27 Mass. App. Ct. 1201

September 25, 1989

William C. McPhee for the defendant

Mary O'Sullivan Smith, Assistant District Attorney, for the Commonwealth.

The defendant's appeal from his conviction of armed robbery concerns a borderline application of the familiar principle that admission of evidence of prior bad acts depends on weighing in the balance relevance for a proper purpose against the prejudicial effect to the defendant. See Commonwealth v. Blow, 362 Mass. 196 , 201 (1972); Commonwealth v. Gallison, 383 Mass. 659 , 671 (1981); Commonwealth v. Helfant, 398 Mass. 214 , 224-225 (1986); Commonwealth v. Anolik, ante 701, 707 (1989). The prosecution was for a bank robbery that took place in Brockton on January 30, 1981, at 6:25 P.M. The bank teller, who had the best opportunity to observe the robber's face, stuffed a bag with money that included an explosive charge of red dye. Hurrying out, the robber bumped into a customer in the lobby, who focused on the robber briefly as they were moving from the bank to the relative darkness of the parking lot. He saw the robber throw the smoking money bag from his stolen van and speed away. The responding officers first secured the van, abandoned a short distance away, then took statements from the teller and the customer. After hearing their descriptions, the officers secured a picture of the defendant from the North Easton police. They showed it to the teller, who identified the defendant as the robber; but her in-and out-of-court identifications were suppressed (on a pretrial motion) for improper suggestiveness. [Note 1] The customer identified the picture from a photo array. At trial the Commonwealth was able to offer two items of inculpatory evidence: the customer's identification, and five blurry pictures taken by a bank surveillance camera during the robbery. The pictures (which are before us) show the somewhat distinctively triangular shape of the robber's head, a prominent nose, and a face either clean-shaven or with a

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slight mustache; beyond those, the features could be thought too indistinct for confident identification. The police recovered no physical evidence, such as fingerprints, from the abandoned van. Thus, much turned on the customer's identification, which was based on a fleeting encounter.

The defendant did not testify but did produce two alibi witnesses from Chicago. The first, named Spoto, testified that he had met the defendant in Chicago in early November, 1980, had used him for occasional odd jobs at his home that month and in December, and had employed him in his burglar-alarm security business during a particularly busy period in the last week of January, 1981. He produced telephone slips reflecting the defendant's work activity on several days, including January 30, the day of the Brockton bank robbery. Spoto's financial records did not mention the defendant's name; Spoto said he treated the defendant and another man as "contractors," not employees, and the defendant interjected (improperly) that he was paid in cash. The other Chicago witness was a landlady, who testified that she had rented a room to the defendant for January and February, 1981, and she remembered hearing activity in the room in the relevant, late-January period.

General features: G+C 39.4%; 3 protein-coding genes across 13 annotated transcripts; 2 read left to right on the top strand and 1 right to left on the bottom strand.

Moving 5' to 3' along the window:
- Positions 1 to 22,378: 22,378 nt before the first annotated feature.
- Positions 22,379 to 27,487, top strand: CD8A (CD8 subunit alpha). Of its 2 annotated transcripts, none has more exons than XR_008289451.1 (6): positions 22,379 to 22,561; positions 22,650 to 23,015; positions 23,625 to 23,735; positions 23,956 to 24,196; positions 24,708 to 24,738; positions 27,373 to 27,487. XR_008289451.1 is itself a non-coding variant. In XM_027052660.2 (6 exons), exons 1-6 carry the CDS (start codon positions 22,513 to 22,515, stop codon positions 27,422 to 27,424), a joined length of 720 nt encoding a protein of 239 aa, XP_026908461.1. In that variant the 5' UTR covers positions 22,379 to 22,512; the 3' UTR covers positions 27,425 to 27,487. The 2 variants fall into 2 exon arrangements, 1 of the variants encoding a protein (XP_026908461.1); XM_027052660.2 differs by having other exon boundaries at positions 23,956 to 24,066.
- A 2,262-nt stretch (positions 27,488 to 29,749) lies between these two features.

The problem arose in the Commonwealth's rebuttal. The prosecutor sought to introduce three photographs taken on December 18, 1980, by a bank surveillance camera at the North Easton Savings Bank. In contrast to the five photographs taken at the Brockton bank, these were relatively clear, displaying a face with sufficiently distinctive features that the jury could probably reach a confident conclusion, based thereon, that the person depicted either was or was not the defendant on trial before them (and, if the former, that the defendant was in Massachusetts on December 18, 1980). The relevance of this testimony, the prosecutor argued, was to contradict the implication of Spoto's testimony, that the defendant was living in Chicago in the period November, 1980, through at least February, 1981. The defendant protested that Spoto only claimed to have seen the defendant on several isolated occasions in November and December, that his testimony was focused on the defendant's presence in Chicago the last week of January, and that the presence of the defendant in North Easton on December 18 did not contradict that testimony. The judge reasoned, however, that the implication of Spoto's testimony covered the broader period and that the jury could think it unlikely that a person doing occasional odd jobs for low pay would be a frequent traveler between the Chicago and Boston areas. Thus, the evidence, he felt, had some tendency to cast doubt on the whole Chicago alibi.